Gary Flood talks to Eva Chen, CEO and co-founder of security firm Trend Micro, about the changing face of the security market
Many of our readers will be familiar with your brand, but in your own words, what is Trend Micro all about?
We are the world’s largest independent security software company, and have been involved in computer-based and information security for 21 years. Right now we are looking at how security works with virtualisation, cloud computing and software as a service, which we think all require a new type of information security, so that’s what we’re focused on.
What is your role and your professional background?
I am the CEO but was also a co-founder, so have always focused on technology and product design. About 21 years ago I was an engineer at Acer Computer and my brother-in-law decided to found a company to protect information assets, and invited me to co-found – and that’s how I got here! Before that, I was an undergraduate studying management information systems and information management, so I have done a little bit of all things, but I am a technologist at heart. I formally became CEO at the start of 2005.
You are unusual in being a female head of a technology company. Why don’t we see more ‘Eva Chens’?
I think there should be more. Somehow in school, girls are not being so encouraged to take computer science or maths major, and I think that’s a pity; a lot of females from the beginning say "oh, that’s not for girls" and as a result don’t touch it. So I think there needs to be changes in the way we look at education right from the start, on a global basis, to alter this situation.
Talking of changing situations, how do you think the security market has changed in the time you have been CEO at Trend Micro?
A lot! Back in 2005, every year we probably had 5,000 viruses or malware; now we handle more than 80 million items of malicious code a year, with something being identified every 1.5 seconds. So the landscape has changed a lot in the past five years, but, of course, the infrastructure has changed, too.
Five years ago there was no such thing as cloud computing, and virtualisation was at its very early stages – now it’s more mainstream. As a result, this requires the whole industry to change how to think about protecting computers and information. For example, 70% of our business is with enterprise customers and we see a lot of that class of organisation doing virtualisation projects and consolidation – so there’s a lot of activity about how to protect a virtualised desktop and software on virtualised infrastructure. I think we are also coming up against the question of new types of compliance and monitoring, especially in a virtual environment.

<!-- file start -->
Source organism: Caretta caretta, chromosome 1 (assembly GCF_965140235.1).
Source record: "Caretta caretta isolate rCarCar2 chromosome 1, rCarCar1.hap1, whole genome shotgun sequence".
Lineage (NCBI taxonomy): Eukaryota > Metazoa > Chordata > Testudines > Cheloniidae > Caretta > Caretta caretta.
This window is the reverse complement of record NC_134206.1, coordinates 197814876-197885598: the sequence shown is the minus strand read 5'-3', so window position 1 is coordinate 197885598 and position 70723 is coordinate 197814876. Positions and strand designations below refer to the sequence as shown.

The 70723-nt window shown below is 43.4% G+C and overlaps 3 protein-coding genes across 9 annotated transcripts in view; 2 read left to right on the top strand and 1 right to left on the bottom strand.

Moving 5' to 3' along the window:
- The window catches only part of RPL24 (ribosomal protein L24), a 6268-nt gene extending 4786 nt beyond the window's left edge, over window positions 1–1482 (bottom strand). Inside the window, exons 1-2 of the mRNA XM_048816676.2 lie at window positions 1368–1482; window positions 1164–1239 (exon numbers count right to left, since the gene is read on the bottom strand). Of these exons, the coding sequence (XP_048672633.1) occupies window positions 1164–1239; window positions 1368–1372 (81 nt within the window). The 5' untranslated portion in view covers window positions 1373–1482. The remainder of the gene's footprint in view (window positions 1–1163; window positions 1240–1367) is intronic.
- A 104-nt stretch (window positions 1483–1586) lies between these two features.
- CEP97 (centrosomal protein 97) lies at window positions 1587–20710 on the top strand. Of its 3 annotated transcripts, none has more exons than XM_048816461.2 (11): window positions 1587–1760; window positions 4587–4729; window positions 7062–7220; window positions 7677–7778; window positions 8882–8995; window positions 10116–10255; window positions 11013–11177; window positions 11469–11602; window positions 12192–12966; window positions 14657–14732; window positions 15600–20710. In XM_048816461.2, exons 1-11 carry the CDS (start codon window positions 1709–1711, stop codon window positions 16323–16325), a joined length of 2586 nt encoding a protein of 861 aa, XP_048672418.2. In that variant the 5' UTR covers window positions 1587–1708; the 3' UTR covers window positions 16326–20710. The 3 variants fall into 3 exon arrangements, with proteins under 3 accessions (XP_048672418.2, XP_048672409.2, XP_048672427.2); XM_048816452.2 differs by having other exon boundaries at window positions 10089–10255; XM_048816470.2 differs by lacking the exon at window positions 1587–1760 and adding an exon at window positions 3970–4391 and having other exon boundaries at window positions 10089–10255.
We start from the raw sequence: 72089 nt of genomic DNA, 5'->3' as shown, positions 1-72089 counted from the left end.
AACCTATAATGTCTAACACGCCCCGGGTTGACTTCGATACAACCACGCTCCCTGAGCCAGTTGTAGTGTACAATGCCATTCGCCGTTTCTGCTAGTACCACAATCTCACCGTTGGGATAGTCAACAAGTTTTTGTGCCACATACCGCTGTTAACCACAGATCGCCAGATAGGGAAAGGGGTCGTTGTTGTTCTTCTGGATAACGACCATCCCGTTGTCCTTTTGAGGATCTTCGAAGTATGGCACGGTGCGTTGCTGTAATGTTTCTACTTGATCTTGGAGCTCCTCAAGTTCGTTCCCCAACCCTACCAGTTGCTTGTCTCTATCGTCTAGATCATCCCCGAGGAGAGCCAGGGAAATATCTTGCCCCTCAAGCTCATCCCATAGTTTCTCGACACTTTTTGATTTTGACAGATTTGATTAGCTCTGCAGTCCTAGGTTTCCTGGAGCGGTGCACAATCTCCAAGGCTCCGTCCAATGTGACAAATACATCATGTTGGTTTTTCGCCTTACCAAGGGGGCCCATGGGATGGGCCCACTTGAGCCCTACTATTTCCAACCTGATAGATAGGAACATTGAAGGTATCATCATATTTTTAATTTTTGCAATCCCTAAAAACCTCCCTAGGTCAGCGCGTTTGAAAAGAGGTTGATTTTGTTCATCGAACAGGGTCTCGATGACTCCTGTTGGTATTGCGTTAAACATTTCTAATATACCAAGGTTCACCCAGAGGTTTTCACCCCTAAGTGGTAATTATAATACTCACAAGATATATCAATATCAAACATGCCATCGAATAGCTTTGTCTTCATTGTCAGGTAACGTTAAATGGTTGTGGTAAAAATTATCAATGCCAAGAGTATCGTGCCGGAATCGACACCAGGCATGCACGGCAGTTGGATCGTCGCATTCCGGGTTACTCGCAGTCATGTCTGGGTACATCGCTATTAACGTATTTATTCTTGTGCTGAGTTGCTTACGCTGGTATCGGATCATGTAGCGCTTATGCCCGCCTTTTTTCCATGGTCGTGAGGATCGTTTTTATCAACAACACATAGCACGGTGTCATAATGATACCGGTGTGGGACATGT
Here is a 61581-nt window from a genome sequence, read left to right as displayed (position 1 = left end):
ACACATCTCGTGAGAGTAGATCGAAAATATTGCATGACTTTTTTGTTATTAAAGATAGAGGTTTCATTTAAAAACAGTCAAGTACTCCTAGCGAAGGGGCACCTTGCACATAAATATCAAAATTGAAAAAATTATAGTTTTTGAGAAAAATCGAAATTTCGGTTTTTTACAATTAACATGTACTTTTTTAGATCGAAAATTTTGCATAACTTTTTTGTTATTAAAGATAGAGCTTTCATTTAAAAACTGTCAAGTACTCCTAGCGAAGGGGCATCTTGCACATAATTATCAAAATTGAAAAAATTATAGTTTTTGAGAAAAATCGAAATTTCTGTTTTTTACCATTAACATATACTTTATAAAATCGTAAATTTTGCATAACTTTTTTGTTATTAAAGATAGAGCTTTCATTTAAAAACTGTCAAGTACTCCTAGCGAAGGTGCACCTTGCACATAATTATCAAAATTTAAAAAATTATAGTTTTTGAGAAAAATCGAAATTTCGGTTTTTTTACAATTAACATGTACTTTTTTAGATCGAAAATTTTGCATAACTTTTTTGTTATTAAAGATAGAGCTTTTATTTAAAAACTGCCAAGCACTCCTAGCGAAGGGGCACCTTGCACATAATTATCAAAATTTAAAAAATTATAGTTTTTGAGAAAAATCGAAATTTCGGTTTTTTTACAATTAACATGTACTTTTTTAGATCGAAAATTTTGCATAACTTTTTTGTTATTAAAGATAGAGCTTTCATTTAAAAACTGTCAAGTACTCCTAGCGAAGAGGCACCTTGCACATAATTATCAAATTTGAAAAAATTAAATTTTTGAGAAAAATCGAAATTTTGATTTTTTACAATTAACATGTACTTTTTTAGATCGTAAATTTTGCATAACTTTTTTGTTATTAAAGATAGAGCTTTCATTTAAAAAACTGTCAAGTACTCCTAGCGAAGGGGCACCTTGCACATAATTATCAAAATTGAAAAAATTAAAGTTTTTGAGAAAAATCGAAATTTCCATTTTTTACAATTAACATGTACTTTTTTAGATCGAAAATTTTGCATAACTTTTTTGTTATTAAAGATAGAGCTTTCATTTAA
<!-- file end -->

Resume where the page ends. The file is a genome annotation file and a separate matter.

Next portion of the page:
Maybe cloud isn’t yet secure enough for real work, then?
I wouldn’t agree. Our customers tell us they want to take advantage of the cloud, but then also say they don’t know the best first steps. Patently, security is the biggest concern for everybody, but I have to say that just because they don’t know how to make it secure they aren’t prepared to at least start. A key word I hear a lot here and think is useful is "journey" – how will we conduct a staged approach to the cloud? How do we take the first steps and make sure we go in the right direction and are secure at every step?
What advice would you give, then?
There are, every year, infrastructure changes happening all around us and at a rapid rate. There is always the division in the market, as we know, between visionary/early adopters and laggards, but if we just take virtualisation on its own, I think the business case for potential savings that can and do come from this approach is now so compelling that the whole market has to engage with this.
So I would advise CBR readers to start by looking at what you have now in terms of security and how you might optimise that in a cloud or hybrid environment, and then look at the next step – what is the new security discipline you’d need to use to make that step safe? Plus, make sure what you have now can be implemented efficiently in a virtualised world; if you have that in place, your journey can be staggered and made successful. Certainly, you don’t need to jump up to the cloud in one go – that’s just too big a leap to take.